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An A to Z guide to choosing, storing, preparing, and cooking fresh produce and recipe ingredients.

  • How to Choose Oysters
    Buy oysters as fresh as possible. Choose those with a natural sea smell and tightly closed shells—if they’re open, they should snap shut when you tap them. In general, the smaller the shell, the more tender the meat. Farmed oysters are a better choice than wild, which can have elevated toxin (PCB) levels. The main types found in U.S. markets are Eastern or Atlantic (Bluepoint, Malpeque, Wellfleet), Pacific or Japanese (including little Olympias from Puget Sound), and small, intensely flavored flat or Belon (European imports farmed on both coasts).

  • How to Store Oysters
    Cover oysters with a damp cloth and store in the refrigerator for up to 2 days. Don’t put them in fresh water; it will kill them.

    How to Prepare Oysters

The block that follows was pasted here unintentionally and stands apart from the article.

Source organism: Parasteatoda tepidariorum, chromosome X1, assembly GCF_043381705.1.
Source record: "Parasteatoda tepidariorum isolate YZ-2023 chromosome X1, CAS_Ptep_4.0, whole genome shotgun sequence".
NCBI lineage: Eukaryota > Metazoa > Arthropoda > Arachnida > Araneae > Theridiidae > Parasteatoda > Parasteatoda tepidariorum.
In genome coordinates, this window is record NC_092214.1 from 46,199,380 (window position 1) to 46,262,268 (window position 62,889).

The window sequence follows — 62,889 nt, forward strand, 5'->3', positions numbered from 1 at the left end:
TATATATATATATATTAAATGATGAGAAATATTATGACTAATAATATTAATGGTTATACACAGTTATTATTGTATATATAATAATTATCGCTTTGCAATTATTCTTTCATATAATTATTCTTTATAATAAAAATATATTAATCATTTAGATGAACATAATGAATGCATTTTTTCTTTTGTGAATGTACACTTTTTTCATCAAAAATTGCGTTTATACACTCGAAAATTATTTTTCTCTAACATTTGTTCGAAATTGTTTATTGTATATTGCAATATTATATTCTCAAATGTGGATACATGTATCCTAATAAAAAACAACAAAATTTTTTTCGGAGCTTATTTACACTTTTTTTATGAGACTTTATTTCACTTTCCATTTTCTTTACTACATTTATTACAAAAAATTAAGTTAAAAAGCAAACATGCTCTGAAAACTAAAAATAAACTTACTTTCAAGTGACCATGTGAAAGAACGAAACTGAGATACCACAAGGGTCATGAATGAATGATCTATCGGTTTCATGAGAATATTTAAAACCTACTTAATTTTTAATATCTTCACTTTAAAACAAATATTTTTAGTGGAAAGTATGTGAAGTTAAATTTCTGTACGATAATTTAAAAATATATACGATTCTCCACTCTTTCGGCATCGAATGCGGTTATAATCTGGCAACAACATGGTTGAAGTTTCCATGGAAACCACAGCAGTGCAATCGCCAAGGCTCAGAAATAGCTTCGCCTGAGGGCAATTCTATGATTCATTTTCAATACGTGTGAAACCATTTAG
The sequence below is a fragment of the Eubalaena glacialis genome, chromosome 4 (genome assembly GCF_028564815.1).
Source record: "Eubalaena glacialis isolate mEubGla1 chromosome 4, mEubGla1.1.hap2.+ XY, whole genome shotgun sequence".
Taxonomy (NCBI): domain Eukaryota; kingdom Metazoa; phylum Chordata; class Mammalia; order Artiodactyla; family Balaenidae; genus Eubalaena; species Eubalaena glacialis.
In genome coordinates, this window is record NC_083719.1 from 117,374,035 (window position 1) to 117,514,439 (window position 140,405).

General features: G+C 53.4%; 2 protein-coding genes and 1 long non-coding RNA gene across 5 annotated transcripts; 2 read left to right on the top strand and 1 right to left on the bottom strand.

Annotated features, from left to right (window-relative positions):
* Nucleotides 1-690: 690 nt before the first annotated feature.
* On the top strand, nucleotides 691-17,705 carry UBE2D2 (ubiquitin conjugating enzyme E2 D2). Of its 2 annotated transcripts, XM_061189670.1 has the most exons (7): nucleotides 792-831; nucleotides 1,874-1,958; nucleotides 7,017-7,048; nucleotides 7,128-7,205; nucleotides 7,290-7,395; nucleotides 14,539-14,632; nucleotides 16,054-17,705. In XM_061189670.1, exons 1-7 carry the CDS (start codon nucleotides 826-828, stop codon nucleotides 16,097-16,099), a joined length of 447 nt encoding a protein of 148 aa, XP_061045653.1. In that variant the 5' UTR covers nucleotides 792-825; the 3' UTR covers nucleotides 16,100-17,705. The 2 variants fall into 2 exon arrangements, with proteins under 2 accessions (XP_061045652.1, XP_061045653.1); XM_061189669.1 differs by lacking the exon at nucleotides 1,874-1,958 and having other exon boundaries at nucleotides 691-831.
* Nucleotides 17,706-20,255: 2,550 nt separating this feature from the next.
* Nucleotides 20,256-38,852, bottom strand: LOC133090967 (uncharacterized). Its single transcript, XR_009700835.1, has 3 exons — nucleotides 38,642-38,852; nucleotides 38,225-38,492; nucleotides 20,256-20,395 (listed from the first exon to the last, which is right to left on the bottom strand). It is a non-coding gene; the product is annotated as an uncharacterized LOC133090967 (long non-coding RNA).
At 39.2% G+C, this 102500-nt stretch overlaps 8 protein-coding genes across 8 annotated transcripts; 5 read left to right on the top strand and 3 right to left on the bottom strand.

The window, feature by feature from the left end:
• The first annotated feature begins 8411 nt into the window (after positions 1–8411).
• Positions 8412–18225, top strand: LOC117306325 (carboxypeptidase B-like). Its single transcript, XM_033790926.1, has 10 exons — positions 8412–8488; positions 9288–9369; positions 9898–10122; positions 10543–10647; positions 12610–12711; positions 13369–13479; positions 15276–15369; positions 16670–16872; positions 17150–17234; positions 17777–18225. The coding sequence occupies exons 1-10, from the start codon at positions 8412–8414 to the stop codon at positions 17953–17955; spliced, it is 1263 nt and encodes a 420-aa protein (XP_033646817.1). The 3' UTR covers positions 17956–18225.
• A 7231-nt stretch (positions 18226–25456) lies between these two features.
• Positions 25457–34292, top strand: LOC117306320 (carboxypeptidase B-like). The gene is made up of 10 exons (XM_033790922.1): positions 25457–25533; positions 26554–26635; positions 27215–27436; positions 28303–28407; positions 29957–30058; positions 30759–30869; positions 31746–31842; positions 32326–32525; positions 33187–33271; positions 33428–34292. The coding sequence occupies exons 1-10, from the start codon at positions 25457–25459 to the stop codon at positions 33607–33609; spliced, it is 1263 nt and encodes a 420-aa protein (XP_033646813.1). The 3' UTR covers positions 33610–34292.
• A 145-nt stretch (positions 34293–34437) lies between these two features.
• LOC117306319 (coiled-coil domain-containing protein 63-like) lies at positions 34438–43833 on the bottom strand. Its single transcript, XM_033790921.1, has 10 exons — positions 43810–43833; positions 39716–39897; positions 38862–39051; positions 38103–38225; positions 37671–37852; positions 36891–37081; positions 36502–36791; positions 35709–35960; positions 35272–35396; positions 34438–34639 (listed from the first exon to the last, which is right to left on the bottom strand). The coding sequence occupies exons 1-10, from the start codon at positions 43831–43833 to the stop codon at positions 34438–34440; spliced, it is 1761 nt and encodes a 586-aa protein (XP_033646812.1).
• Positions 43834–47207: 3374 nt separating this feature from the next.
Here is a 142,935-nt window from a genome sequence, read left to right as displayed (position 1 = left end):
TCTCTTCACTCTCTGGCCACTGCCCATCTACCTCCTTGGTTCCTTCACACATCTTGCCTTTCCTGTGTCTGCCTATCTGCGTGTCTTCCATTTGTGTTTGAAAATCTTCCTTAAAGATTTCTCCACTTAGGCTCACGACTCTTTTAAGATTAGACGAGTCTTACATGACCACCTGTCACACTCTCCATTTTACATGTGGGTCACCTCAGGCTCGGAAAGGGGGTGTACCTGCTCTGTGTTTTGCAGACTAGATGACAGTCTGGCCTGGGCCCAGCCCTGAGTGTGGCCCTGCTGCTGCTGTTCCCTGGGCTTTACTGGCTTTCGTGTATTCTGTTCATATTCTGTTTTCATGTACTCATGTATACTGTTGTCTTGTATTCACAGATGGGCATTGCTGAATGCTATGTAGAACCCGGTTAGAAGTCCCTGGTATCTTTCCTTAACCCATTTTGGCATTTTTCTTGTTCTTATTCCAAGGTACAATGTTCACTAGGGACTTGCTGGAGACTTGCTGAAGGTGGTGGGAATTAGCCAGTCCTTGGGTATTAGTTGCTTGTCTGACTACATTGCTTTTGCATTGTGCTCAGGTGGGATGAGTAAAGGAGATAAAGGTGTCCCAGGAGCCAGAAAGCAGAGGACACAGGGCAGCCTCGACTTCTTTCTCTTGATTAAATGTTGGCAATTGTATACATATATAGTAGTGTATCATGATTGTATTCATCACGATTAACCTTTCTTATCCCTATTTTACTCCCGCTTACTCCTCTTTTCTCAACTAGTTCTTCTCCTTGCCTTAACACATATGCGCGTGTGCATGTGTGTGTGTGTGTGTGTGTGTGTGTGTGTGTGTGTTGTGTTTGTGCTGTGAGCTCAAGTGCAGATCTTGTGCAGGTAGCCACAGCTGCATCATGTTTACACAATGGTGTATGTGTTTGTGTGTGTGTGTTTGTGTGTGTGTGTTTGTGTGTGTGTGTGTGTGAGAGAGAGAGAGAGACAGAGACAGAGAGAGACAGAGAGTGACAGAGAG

Shucking oysters is a bit tricky, but using a folded kitchen towel or a heavy glove to hold them as you work should protect your hands; a special oyster knife is safer to use than a paring knife. Here’s how to go about it: Scrub the oysters. Hold one in a towel in the palm of your hand (or just in your gloved hand), with the flatter side up. Insert the knife into the hinge and twist to pry the shells open. Twist off the top shell. Run the knife along the underside to sever the muscle. Remove the meat.

  • How to Use Oysters
    When fresh, oysters are best eaten raw, perhaps with a squeeze of lemon, Tabasco sauce, or pepper. They’re also delicious grilled, breaded and fried, or in stews. Use cooked or canned oysters in stews and soups, or serve battered and fried.

    —Jenny Rosenstrach

    Real Simple Oyster Recipes:

    See all Oyster recipes »

What's your favorite oyster recipe?

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